Almost 50 percent of Americans don't vote, why?

There's been considerable discussion in political circles regarding the candidacy of Ralph Nader as an Independent. 
The general consensus seems to indicate that stalwart Democrats are mortified that Nader's running due to their bitterness at losing the 2000 election, which many blame on Nader.

The Republican contingency seems to support a Nader candidacy in 2004, because it's generally assumed on both sides of the aisle that Nader will siphon away votes from John Kerry and ultimately benefit George W. Bush's re-election bid.  Something far more important to our Democracy is going on
here than the 'Bush vs. Kerry' election or even 'Nader siphoning votes' and no one is talking about it.  That is to say no one in the controlling political, television, or newspaper arena.

The participation of voting-age eligible individuals in recent presidential elections has been embarrassingly low.  The last time voter participation eclipsed 60 percent was in 1968, widely believed to be the nearest our country has come to falling apart at the seams since the Civil War.  The years since 1968 have seen a high of 55.2 percent turnout in 1972 with a
low of 49.1 percent in 1996.  Our bitterly contested most recent presidential election between George W. Bush and Al Gore weighed in at a light 51.3 percent turnout.  Why is it that half the voting public doesn't think it worth such a minimal time and effort commitment to make their voice heard for the most powerful position on Earth?

While there's likely no one answer to why people don't vote, a sense of apathy and helplessness resounds when speaking with nonvoters.  Talk to any nonvoter and you're likely to hear some of the following responses: 'My vote doesn't make a difference,' 'All the politicians are crooked anyway,' 'Politicians don't care about people like me,' or 'It's too much work to
try and keep all the politicians' promises straight and they don't follow through with them anyway.'  Some of these statements may seem extreme, but they shed considerable light on the disillusionment felt by almost a plurality of the nonvoting citizenry.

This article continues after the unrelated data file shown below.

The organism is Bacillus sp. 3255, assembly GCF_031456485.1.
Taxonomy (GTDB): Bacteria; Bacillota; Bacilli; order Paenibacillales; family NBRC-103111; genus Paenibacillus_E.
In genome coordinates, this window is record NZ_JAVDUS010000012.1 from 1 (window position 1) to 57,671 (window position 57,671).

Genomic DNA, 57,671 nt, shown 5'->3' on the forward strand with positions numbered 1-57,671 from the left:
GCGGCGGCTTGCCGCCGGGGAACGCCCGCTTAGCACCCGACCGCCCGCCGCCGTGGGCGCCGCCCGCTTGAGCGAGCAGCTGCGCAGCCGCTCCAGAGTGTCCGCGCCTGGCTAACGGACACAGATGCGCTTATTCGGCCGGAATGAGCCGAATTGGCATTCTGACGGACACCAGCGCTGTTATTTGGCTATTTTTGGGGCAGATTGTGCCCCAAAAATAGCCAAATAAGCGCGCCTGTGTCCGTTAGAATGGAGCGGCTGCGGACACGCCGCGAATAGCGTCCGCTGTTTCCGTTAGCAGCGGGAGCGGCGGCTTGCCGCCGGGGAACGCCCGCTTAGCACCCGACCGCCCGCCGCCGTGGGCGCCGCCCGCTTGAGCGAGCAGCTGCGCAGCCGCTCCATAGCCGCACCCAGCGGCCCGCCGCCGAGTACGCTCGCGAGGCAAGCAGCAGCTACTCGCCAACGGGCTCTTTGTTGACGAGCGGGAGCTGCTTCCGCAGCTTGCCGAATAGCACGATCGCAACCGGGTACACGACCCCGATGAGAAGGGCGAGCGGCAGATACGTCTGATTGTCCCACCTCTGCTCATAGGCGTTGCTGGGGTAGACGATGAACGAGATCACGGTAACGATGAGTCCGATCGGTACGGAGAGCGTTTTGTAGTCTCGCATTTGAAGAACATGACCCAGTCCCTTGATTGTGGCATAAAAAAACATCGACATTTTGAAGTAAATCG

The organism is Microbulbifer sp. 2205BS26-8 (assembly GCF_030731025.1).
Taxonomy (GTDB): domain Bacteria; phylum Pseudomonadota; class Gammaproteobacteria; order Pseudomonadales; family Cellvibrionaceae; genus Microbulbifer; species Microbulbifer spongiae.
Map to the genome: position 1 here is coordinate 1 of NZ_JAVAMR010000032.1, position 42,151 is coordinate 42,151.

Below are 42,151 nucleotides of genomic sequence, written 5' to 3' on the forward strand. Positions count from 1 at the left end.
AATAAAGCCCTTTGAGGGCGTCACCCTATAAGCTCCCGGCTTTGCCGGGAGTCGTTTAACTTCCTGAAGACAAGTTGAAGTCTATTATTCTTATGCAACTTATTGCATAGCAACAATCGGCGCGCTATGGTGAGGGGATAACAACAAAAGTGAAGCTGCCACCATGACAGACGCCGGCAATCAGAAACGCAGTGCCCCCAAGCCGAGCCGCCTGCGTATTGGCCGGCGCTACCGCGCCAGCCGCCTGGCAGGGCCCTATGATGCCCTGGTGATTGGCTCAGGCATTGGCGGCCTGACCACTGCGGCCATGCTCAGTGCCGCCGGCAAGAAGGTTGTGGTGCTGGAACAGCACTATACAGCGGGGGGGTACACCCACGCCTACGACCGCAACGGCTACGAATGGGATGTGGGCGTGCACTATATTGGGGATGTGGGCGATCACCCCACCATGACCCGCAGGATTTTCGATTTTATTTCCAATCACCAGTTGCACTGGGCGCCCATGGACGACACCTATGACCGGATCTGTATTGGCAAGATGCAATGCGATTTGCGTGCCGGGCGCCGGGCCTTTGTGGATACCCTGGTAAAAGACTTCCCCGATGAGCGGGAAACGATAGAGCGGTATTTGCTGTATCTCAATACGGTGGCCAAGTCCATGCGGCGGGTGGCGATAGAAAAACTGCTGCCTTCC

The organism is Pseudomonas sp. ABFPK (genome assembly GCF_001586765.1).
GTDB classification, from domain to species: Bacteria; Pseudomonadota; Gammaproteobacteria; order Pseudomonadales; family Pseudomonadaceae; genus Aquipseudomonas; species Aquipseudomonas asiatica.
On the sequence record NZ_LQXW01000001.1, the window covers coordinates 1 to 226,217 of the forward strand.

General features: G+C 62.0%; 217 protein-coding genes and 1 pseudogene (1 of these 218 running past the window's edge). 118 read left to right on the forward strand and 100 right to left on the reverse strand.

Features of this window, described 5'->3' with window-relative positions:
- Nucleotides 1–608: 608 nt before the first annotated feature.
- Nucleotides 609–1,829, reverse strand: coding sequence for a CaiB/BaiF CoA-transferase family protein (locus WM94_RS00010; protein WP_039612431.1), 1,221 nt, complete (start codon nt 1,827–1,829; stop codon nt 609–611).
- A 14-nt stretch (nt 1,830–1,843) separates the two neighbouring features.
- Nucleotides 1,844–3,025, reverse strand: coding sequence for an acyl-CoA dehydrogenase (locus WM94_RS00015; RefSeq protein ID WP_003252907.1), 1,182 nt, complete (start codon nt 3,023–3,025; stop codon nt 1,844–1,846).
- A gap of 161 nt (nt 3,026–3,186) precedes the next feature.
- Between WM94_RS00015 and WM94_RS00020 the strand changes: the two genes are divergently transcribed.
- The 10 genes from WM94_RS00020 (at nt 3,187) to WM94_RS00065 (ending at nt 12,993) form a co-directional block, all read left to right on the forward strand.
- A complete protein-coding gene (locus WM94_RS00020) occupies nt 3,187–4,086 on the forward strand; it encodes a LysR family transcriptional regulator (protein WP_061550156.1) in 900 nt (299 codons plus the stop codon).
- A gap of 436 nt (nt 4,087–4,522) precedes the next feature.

The realization that many voters tend to vote AGAINST a specific candidate rather than FOR one only serves to further illustrate the need for change.

We've been taught it's our civic duty to show up on election day to help keep America strong, but how strong of a republic can be built when the system is set up in such a way that we
only have two choices, oftentimes choosing between bad and worse.

Insisting that our representatives strengthen to the point of overhaul the McCain-Feingold campaign finance legislation is one positive step we can make.  Another is to actively support the efforts of third party candidates, whether it be Diane Templin of the American Party, Michael Badnarik of the Libertarian Party, or Ralph Nader running as an Independent.  We'll all win if we can bring more political options to the fore and ultimately cast off the stigma that voting for a third party
candidate is a 'wasted vote.'

One thing is clear in our current political landscape; more options are direly needed!  The two-party duopoly has effectively alienated a half of voting-age individuals into dissociating themselves from a system that affects their lives immensely, whether it be through taxation, schooling, or potentially being conscripted into service of the state.  One can agree with Ralph Nader's positions or not depending on your belief structure, but one can hardly argue that the ascension of a viable third presidential candidate or party to prominence would be detrimental to the American people.  This would be only the beginning of the amendments necessary to reform our political process, yet it would bring us alot closer towards truly making our government of, by, and for the PEOPLE.

Daniel Starken
St. Paul, MN

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Author`s name Evgeniya Petrova